Rauschenberg worked in a variety of media, including print, assemblage, and performance, often juxtaposing seemingly unrelated objects drawn from everyday life. To create this print, he collaged an unexpected assortment of images, including a photographic reproduction of a painting by the eighteenth-century Venetian artist Giovanni Battista Tiepolo, at bottom right, and of a baseball player, seen on the left, culled from an old printing plate discarded by the New York Times. The images are connected by painterly swaths of printer ink, reminiscent of the gestural brushstrokes of Abstract Expressionism. Rauschenberg produced his composition on a lithographic stone, which cracked during the printing process. Rather than abandon the broken stone, he embraced the chance happening by printing the lithograph with the fracture. In addition, he placed the chips of the broken stone at the base of the crack, rendering the defect a central feature of the print.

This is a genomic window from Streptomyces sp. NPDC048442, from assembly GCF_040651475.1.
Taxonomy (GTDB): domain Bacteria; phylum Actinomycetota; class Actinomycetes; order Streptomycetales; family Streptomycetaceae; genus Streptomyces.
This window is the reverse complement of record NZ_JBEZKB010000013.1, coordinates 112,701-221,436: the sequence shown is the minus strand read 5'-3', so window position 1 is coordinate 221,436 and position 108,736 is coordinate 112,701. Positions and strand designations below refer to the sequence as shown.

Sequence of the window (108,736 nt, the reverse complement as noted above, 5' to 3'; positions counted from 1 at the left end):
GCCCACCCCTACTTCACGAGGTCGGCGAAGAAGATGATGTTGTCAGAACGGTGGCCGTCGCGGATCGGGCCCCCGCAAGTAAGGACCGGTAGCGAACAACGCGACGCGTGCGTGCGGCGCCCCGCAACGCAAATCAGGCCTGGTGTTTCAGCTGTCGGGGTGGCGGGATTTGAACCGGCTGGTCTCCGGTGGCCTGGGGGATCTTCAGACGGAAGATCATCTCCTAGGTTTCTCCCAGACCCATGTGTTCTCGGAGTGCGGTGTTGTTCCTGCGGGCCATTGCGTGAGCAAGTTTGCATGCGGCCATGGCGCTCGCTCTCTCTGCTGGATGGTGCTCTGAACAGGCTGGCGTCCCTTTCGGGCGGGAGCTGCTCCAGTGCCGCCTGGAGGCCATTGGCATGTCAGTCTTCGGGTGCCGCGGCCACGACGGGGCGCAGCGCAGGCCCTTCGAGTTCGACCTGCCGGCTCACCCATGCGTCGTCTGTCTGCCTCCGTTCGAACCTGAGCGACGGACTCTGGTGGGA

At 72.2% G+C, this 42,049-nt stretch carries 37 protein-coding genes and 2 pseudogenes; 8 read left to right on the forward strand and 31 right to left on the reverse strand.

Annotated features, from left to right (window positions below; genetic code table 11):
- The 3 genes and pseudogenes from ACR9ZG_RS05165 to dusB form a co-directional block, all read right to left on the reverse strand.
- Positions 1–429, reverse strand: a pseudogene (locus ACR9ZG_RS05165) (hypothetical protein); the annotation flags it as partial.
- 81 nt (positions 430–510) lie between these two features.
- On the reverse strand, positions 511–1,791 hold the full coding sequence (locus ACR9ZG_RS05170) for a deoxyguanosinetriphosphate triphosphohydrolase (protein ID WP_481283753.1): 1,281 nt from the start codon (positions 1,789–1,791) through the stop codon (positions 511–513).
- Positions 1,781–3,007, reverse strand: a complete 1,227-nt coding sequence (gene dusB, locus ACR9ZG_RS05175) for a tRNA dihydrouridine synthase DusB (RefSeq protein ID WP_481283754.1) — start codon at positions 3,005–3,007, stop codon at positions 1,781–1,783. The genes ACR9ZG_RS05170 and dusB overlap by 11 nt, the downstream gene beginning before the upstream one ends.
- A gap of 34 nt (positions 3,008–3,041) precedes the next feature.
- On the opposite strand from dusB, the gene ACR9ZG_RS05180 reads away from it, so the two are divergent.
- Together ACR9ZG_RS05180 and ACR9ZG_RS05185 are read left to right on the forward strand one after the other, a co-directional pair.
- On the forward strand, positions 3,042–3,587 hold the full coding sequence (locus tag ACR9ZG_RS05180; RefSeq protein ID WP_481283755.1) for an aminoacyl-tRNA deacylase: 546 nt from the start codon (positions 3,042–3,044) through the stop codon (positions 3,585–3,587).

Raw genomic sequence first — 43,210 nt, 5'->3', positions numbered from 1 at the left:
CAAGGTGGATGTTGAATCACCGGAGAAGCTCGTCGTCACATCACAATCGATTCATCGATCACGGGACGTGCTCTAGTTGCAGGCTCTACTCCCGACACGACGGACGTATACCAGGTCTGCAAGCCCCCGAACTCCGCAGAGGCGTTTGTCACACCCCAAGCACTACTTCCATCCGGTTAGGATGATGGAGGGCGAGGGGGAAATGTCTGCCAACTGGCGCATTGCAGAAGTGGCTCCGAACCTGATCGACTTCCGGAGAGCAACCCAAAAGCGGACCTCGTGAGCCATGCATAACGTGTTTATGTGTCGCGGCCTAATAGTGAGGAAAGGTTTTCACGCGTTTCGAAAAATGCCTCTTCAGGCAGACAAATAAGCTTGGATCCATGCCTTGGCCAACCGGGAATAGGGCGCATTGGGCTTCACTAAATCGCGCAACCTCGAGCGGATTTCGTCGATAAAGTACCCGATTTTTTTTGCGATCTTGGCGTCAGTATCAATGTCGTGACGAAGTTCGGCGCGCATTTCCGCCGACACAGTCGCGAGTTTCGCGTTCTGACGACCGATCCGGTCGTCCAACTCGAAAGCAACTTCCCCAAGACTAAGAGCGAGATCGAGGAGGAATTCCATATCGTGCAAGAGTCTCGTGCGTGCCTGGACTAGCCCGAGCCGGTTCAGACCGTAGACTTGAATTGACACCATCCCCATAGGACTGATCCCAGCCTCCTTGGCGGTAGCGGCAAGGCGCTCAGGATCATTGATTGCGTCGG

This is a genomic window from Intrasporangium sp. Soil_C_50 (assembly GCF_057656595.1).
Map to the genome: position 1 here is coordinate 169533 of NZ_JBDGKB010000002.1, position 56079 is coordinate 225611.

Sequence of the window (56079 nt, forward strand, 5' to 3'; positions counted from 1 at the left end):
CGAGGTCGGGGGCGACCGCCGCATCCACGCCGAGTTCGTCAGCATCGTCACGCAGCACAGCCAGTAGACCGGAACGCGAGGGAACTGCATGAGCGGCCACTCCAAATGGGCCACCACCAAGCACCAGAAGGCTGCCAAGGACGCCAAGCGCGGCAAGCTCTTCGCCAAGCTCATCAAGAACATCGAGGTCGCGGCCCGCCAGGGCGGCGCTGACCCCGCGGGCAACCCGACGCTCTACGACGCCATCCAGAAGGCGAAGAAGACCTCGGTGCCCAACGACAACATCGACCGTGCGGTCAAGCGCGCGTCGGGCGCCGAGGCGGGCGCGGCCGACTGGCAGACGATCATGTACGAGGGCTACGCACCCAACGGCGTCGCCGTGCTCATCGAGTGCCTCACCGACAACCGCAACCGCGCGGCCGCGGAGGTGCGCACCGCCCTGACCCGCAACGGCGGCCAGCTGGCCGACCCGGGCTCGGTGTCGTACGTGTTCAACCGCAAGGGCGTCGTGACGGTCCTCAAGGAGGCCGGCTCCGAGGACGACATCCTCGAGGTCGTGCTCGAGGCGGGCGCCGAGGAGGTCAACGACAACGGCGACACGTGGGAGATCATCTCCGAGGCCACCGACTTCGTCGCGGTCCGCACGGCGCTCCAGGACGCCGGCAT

William S. Lieberman; Donor: William S. Lieberman (American, Paris 1923–2005 New York)Donor: Estate of William S. Lieberman
The Metropolitan Museum of Art. "Paper Chase: Two Decades of Collecting Drawings and Prints," December 9, 2014–March 16, 2015.